Modern dental practice is concerned with preserving teeth rather than extracting them, even if tooth decay is present. Various types of fillings have been used, including materials like composite resins, ceramics and amalgams.
However, these often become loose in a few years because they are a far cry from the native enamel, and have a clear boundary across which demarcation is marked. Now, Chinese scientists have created a new technique which can produce a 3 mm thick layer of repair enamel which cannot be distinguished from the real thing.
Enamel is 96% fluoridated carbonate apatite crystals that are packed in a tight assembly, all pointing the same way. This gives it its unique resistance to high stress. Enamel is, however, produced only during the growth phase of the body, in childhood and adolescence. The mature tooth enamel does not contain cells, making it incapable of repairing any damage. This is one primary reason for the persistence of tooth decay.
Some methods used to remineralize decayed enamel include application of mineral-rich solutions, using peptides or proteins to hasten mineral deposition, or the use of hydrogels in the tooth cavity to form a scaffold for minerals to grow on. However, enamel grows in layers with extreme complexity under precise control – which is why it’s difficult to replicate artificially. The crystal mineral growth in enamel is covered by amorphous-phase mineral, so that it grows as one continuous layer o (epitaxy) rather than as a series of separate crystals (polycrystals). Former methods have only resulted in the formation of polycrystals and not epitaxial growth.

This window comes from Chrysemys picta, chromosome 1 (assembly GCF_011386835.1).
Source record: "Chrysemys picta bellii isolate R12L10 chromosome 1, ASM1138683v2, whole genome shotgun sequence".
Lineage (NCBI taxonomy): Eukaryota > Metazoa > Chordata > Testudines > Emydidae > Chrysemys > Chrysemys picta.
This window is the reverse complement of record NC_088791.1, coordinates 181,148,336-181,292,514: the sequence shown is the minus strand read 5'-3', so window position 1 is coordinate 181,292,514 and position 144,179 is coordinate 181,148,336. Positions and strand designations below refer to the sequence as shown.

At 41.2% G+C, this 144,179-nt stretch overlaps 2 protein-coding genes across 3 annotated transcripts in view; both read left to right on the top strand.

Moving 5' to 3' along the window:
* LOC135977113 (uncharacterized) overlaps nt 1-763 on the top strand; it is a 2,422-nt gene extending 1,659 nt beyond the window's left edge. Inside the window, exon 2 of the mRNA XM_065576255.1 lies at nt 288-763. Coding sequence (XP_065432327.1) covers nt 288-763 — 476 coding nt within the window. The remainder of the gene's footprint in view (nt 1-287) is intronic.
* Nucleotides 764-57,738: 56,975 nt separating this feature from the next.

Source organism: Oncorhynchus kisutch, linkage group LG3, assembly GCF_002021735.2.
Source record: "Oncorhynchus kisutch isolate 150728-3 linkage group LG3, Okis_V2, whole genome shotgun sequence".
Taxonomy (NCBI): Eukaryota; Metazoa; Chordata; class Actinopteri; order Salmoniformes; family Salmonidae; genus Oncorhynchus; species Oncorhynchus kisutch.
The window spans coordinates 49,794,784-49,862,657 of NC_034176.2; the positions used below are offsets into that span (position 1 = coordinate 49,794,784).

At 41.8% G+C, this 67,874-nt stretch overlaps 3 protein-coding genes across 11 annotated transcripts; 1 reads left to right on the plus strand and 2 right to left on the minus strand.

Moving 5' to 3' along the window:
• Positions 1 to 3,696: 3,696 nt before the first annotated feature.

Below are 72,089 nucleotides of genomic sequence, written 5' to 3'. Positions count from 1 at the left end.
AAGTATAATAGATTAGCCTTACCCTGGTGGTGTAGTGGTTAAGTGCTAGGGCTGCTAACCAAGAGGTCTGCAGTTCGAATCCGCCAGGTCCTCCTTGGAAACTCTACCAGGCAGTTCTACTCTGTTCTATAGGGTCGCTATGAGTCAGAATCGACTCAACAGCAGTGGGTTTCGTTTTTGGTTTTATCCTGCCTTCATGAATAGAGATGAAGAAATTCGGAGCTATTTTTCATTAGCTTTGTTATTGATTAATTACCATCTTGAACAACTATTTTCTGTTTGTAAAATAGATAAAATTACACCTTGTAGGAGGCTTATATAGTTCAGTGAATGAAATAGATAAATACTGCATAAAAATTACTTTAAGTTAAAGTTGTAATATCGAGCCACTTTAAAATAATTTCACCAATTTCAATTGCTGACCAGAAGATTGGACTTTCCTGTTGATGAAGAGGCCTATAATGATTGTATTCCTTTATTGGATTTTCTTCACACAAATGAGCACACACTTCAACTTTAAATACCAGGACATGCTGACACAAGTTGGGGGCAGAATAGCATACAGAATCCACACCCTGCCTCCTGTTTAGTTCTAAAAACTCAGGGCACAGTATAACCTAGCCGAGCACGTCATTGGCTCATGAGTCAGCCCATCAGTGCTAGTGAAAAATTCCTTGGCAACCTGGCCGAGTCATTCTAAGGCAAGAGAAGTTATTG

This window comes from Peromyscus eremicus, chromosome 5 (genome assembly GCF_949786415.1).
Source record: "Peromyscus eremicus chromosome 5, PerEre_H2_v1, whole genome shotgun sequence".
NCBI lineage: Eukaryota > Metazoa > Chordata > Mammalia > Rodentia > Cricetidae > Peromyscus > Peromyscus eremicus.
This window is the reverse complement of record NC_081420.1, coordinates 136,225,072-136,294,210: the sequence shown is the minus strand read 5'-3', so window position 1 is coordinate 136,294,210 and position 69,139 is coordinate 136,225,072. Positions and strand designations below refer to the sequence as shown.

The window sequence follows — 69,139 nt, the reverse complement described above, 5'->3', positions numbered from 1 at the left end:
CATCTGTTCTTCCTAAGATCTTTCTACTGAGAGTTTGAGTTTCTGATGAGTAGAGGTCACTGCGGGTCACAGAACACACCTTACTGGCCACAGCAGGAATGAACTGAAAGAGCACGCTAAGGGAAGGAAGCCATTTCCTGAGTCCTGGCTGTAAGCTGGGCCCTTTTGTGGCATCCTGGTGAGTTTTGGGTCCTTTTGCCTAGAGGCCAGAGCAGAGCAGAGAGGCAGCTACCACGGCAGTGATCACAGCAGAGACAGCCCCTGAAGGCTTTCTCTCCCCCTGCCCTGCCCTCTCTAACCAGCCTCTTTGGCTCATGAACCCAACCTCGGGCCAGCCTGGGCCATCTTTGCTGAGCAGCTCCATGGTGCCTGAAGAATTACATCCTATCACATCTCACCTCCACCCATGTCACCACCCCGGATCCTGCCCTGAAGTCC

How was the study done?
The current research appears to have cracked this problem by evolving a method to induce epitaxial enamel regeneration using a special gel to build a suitable boundary structure between hydroxyapatite (HAP) (a less complex mineral used to model enamel growth) and amorphous calcium phosphate (ACP), which is the main component of enamel.
The particles in current use are either too large to form such a crystal layer (at about 20 nm, like ACP), or too small, like calcium phosphate ion clusters (CPICs), making them unstable and tending to form clumps. This led to the use of additives to stabilize CPICs, such as liquids which can be induced by polymers to crystallize. However, the addition of such organic molecules to achieve crystallization makes the enamel weak, defeating the purpose.
The researchers therefore used a removable organic additive in the form of triethylamine (TEA), a small highly volatile molecule to prevent CPIC clumping. This novel TEA-stabilized CPIC solution remained stable for 2 or more days, unlike other CPICs. However, evaporation of the alcohol removed the TEA content completely leaving pure ACP.